At Kevin Smith's home health care agency in Massachusetts, only 52% of his 400 staff members have been vaccinated. He'd like to order them all to get the shot, but he says he can't risk a mass exodus.
It's a legitimate fear. The labor market is very tight, with a record number of job openings and not enough job candidates. And among unvaccinated workers asked what they would do if their employer instituted a mandate, 50% said they'd leave their job, according to a June survey by health policy think tank KFF.
"It puts you at risk of alienating the staff, if not losing them to a competitor," said Smith, who has run the family-owned Best of Care since 2013. "No one can afford to do that. That is why any employer in our industry is so reluctant to impose a mandate."
The meeting of the labor market challenge and public health crisis puts employers in a tough spot: The worker shortage means employer mandates are not likely to be the answer to raising the nation's vaccination rate. But a higher inoculation rate is exactly what experts say we need to end the pandemic.
Difficulty finding workers
The Equal Employment Opportunity Commission has given guidance to employers that they have the right to impose a vaccine mandate as long as there are exceptions for employees with health conditions that pose a risk or legitimate religious objections.
Yet "employers in a labor shortage environment don't want to create any barrier for employment, let alone any cause for people to go elsewhere," said Julia Pollak, chief economist for job site Ziprecruiter.
It's not clear how many employers are taking that step. A June survey from the Society of Human Resource Management showed 29% of workers say their employers are requiring vaccines. A Gartner survey from the end of July found only 9% doing so.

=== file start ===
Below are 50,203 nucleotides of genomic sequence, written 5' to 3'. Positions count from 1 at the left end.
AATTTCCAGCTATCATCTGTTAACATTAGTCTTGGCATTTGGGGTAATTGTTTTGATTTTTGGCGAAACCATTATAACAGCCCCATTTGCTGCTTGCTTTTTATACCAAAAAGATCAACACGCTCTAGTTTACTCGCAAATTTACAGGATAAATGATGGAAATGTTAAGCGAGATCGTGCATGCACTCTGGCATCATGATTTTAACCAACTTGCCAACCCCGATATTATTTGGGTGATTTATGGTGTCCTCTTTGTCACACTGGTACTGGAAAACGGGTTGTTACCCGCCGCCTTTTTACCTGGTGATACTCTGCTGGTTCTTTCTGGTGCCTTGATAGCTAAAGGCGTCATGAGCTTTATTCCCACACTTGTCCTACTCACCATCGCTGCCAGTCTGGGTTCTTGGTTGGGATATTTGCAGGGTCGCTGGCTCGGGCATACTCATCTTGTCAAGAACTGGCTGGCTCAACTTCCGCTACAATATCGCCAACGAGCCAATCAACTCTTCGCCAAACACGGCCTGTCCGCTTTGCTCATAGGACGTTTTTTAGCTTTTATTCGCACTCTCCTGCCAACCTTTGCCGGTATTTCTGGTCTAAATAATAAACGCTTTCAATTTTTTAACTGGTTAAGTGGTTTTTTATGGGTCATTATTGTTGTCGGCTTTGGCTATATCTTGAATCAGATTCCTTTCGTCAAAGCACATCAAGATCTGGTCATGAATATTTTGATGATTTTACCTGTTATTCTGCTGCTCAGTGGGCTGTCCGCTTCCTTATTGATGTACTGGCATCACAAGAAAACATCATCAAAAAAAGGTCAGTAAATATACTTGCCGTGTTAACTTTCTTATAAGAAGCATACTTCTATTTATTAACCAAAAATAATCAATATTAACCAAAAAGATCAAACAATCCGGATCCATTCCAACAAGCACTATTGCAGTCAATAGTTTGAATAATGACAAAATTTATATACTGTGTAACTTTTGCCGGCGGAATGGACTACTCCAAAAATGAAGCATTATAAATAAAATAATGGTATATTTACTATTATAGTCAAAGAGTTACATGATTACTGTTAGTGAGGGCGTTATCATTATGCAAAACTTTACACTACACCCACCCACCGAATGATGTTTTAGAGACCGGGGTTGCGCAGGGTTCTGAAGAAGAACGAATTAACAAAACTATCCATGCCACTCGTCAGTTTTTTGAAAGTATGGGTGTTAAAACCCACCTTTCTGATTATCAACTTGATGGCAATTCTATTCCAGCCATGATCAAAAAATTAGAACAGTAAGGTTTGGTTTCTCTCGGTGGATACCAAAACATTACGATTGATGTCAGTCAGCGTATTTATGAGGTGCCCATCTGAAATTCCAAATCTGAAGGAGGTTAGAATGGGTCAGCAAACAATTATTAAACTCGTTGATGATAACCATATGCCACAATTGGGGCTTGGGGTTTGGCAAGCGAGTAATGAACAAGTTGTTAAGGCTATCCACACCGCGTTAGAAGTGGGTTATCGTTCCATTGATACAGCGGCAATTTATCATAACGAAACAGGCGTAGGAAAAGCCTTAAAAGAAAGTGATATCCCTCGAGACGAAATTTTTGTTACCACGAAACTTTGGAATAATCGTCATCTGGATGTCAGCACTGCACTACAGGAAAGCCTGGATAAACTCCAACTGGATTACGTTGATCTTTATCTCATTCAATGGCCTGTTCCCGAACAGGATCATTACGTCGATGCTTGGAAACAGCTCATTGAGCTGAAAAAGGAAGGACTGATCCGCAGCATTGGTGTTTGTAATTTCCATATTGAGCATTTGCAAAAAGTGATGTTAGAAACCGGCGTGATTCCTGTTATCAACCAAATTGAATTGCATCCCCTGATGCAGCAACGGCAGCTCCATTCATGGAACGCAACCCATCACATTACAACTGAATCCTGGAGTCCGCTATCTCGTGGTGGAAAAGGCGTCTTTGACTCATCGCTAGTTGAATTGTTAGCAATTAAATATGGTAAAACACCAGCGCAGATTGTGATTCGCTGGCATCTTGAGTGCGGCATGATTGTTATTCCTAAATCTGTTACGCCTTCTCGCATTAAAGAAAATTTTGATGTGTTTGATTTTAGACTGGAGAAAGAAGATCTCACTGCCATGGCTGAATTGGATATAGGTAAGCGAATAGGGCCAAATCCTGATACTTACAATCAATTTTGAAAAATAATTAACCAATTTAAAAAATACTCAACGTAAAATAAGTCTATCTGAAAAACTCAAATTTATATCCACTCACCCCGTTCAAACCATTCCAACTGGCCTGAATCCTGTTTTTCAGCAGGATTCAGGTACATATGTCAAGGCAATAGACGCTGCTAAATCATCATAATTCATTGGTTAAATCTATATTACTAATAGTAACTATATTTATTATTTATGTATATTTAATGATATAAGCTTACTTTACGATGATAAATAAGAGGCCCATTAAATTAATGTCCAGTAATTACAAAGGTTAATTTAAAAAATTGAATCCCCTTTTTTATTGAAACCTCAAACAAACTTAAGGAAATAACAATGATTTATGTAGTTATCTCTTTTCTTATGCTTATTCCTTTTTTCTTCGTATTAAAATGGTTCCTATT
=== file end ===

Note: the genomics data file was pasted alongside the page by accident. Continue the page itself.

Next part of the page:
Even among hospitals, most employers don't have vaccine mandates: The American Hospital Association said only 2,100 hospitals, about a third of the nation's total, require vaccines. And many are in places where state laws or executive orders mandate them.
Brian Kropp, chief of research at consulting firm Gartner's HR practice, says he believes that figure will remain a minority — even as household-name companies have begun implementing mandates in response to the delta variant surge of COVID-19 cases.
They're most common at major tech companies such as Google and Facebook, or Wall Street banks such as Goldman Sachs and Morgan Stanley. But there's a critical difference here: These employers offer high-paying jobs, benefits and other advantages that inspire workers to stick around.
For the many small businesses and other employers who depend on hourly workers to fill most positions, there's greater fear about losing vaccine-hesitant employees and not being able to find vaccinated workers to replace them.
"If you run a restaurant or a store and you have employees who are vaccine-hesitant, they are going to quit and go to the store or restaurant next door," said Kropp. "It's a whole lot easier for people to switch jobs, particularly in today's labor market."
Even some employers with stable workforces are reluctant to impose a vaccine mandate. While United Airlines recent ordered all U.S. employees to be vaccinated, rivals American, Delta and Southwest have yet to do so.